At some point while watching HBO's absolutely smashing (and terrifying) movie Game Change, it occurred to me that Sarah Palin has ruined America. The movie has been scalloped out of the book by the same name and focuses on Palin, rather than on the entire 2008 presidential campaign. The decision to do so was absolutely correct. With her selection as John McCain's running mate, American politics lost its way — and maybe its mind as well.
The movie portrays Palin as an ignoramus. She did not know that Queen Elizabeth II does not run the British government, and she did not know that North and South Korea are different countries. She seemed not to have heard of the Federal Reserve. She called Joe Biden "O'Biden," and she thought America went to war in Iraq because Saddam Hussein, not al-Qaeda, had attacked on September 11, 2001. Not only did she know little, but she was determinately incurious and supremely smug in her ignorance.
At the same time, she was a liar. In the movie, she was called exactly that by McCain's campaign chief, Steve Schmidt, who came to realize — a bit late in the game — that one of Palin's great talents was to deny the truth. When confronted, she simply shuts down — petulant, child-like — and then sulks off.
Palin objects to this characterization — as does McCain — but the movie has been endorsed by too many of Palin's top campaign aides to put its veracity in doubt. Some of them had come to revile the Alaska governor — enough to leak some awful facts but not quite enough to go public. Had the election been really close, I wonder if they would have run out into the street yelling that Palin — a possible heartbeat away from the presidency — was a monster. Everybody loves their country. Some people love their careers even more.
All this is now history, I want to say. But then I must instantly correct myself. After Palin has come a deluge of dysfunctional presidential candidates. They do not lie with quite the conviction of Palin, but they are sometimes her match in ignorance. As with Palin, it seemed hardly to matter. Herman Cain for a while was a front-runner. He had a nonsensical tax plan, zero knowledge of foreign affairs, and had never held elective office. Yet, for a brief but terrifying moment, many Republicans were saying he should be the next president of the United States.
Michele Bachmann told a touching fib about vaccinations, and Rick Perry did not know squat about who governs Turkey, a NATO ally and a vitally important Middle East power. He got wrong the number of justices on the Supreme Court — he said eight — and could not remember a cabinet department he had vowed to eliminate.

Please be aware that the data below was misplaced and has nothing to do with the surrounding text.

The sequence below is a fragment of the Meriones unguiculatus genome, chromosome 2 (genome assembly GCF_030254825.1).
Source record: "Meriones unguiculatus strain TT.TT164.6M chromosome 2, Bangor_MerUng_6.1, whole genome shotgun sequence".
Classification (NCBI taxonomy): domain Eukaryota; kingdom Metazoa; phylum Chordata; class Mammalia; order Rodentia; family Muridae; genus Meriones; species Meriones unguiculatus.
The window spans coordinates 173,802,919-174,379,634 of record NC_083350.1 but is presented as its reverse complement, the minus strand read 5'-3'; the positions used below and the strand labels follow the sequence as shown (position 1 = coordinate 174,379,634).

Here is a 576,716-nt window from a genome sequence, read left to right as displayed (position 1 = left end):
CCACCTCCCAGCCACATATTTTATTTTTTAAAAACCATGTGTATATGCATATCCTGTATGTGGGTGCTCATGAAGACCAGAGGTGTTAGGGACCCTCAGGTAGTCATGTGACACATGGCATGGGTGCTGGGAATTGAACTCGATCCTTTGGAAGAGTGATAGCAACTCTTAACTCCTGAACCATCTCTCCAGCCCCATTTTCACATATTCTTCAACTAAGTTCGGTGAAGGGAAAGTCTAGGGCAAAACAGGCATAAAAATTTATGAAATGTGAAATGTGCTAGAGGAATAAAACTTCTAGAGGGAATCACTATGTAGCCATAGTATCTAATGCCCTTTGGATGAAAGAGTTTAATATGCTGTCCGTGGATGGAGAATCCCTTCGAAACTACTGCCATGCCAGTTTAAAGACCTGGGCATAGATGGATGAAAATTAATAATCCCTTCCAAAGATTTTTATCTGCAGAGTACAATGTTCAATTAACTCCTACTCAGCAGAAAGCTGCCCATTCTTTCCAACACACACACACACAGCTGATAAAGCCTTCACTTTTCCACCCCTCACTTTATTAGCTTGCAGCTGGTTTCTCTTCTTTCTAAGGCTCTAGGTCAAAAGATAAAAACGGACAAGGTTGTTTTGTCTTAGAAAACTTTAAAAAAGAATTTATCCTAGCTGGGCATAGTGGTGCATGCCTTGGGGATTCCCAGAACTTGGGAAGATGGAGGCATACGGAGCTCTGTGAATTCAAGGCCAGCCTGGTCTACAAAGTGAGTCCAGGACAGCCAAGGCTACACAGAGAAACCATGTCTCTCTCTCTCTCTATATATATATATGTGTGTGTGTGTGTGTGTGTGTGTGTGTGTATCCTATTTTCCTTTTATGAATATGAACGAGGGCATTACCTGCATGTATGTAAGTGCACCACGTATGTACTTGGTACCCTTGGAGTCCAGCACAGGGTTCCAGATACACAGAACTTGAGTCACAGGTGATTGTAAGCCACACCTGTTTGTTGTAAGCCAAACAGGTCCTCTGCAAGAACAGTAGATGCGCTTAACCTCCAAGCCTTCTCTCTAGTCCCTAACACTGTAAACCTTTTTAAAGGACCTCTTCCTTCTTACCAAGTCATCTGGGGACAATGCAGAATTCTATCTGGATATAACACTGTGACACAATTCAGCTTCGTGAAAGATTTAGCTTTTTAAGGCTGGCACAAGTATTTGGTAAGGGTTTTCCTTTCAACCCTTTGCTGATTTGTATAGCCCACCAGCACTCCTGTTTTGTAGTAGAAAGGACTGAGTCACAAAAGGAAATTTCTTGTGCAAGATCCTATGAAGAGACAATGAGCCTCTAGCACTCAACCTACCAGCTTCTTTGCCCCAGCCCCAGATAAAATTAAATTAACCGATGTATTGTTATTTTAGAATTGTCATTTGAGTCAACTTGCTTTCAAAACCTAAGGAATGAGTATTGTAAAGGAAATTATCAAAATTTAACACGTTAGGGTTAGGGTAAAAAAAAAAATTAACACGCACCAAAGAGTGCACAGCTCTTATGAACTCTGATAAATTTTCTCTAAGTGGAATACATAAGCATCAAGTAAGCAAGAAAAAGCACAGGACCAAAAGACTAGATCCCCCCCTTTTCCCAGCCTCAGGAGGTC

Rick Santorum knows his stuff, but his stuff includes a wild denunciation of John F. Kennedy's famous speech about the proper role of religion in public life and a characterization of President Obama as a snob for extolling the value of college. Newt Gingrich has the wattage to be president, but so does Hannibal Lecter, if you get my drift. As for Ron Paul, he appears to be running for president of some theme park.
I have excluded Mitt Romney from my list of fools and knaves. (He has other problems.) But there once was a time when Romney would not have stood out as the only candidate who knew something about the issues that confront a president. Since Palin, though, ignorance has become more than bliss. It's now an attribute, an entire platform: Vote for me. I know nothing and hate the same things you do.
Palin is no longer an anomaly. McCain didn't choose her for her intellectual or experiential qualities, nor because he was geographically or ideologically balancing the ticket. She was an anti-abortion woman with a pulse: Enough! She, like the out-of-nowhere Obama, had the stuff of celebrity — the snap, the dazzle, the self-assurance, the sex appeal. She didn't need to dance with a star. God told her she already was one.
So far, the Palin effect has been limited to the GOP. Surely, though, there lurks in the Democratic Party potential candidates who have seen Palin and taken note. Experience, knowledge, accomplishment — these no longer may matter. They will come roaring out of the left proclaiming a hatred of all things Washington, including compromise. The movie had it right. Sarah Palin changed the game.
Richard Cohen writes for the Washington Post Writers Group.